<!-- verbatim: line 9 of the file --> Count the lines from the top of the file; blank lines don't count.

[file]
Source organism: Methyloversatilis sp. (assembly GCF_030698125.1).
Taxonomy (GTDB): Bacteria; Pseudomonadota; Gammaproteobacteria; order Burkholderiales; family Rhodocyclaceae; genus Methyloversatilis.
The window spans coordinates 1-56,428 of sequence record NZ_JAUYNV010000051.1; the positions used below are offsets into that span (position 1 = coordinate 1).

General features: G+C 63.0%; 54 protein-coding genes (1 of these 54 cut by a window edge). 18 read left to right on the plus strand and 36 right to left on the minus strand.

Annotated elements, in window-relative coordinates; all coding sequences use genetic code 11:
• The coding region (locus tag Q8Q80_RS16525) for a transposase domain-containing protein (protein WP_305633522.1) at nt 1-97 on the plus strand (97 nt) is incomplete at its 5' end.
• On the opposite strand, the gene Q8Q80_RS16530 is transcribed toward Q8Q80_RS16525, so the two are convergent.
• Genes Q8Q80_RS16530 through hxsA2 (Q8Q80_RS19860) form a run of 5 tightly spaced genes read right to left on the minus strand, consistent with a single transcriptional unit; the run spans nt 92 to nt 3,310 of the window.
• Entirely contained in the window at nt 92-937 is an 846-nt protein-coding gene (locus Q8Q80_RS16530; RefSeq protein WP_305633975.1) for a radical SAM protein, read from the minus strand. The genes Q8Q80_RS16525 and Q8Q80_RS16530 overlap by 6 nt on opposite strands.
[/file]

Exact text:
• Entirely contained in the window at nt 92-937 is an 846-nt protein-coding gene (locus Q8Q80_RS16530; RefSeq protein WP_305633975.1) for a radical SAM protein, read from the minus strand. The genes Q8Q80_RS16525 and Q8Q80_RS16530 overlap by 6 nt on opposite strands.